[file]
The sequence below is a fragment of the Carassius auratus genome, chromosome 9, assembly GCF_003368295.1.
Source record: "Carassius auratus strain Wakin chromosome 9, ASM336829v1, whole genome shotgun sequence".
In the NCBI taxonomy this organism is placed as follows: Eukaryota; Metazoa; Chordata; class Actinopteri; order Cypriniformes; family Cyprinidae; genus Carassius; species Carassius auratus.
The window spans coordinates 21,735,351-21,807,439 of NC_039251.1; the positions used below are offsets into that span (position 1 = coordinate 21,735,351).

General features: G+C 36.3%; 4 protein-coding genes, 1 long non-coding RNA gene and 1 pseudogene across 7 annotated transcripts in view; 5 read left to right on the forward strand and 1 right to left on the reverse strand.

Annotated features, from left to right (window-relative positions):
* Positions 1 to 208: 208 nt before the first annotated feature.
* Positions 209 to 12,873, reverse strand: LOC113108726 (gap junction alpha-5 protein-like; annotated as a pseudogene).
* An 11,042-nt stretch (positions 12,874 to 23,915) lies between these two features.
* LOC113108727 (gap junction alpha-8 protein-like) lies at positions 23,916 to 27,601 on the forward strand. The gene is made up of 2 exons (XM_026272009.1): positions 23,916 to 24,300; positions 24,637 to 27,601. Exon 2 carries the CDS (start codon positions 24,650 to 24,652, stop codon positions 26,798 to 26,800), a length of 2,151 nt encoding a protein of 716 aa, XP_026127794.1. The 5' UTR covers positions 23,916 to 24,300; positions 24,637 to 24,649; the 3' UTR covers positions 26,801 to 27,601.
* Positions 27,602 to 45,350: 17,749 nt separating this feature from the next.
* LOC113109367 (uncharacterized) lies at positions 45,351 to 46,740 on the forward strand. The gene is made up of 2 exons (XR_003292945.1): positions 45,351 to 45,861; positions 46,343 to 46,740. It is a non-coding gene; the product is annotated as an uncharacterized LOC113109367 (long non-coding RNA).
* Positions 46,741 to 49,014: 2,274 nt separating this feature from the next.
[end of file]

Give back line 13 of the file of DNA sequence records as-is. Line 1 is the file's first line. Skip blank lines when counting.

* Positions 46,741 to 49,014: 2,274 nt separating this feature from the next.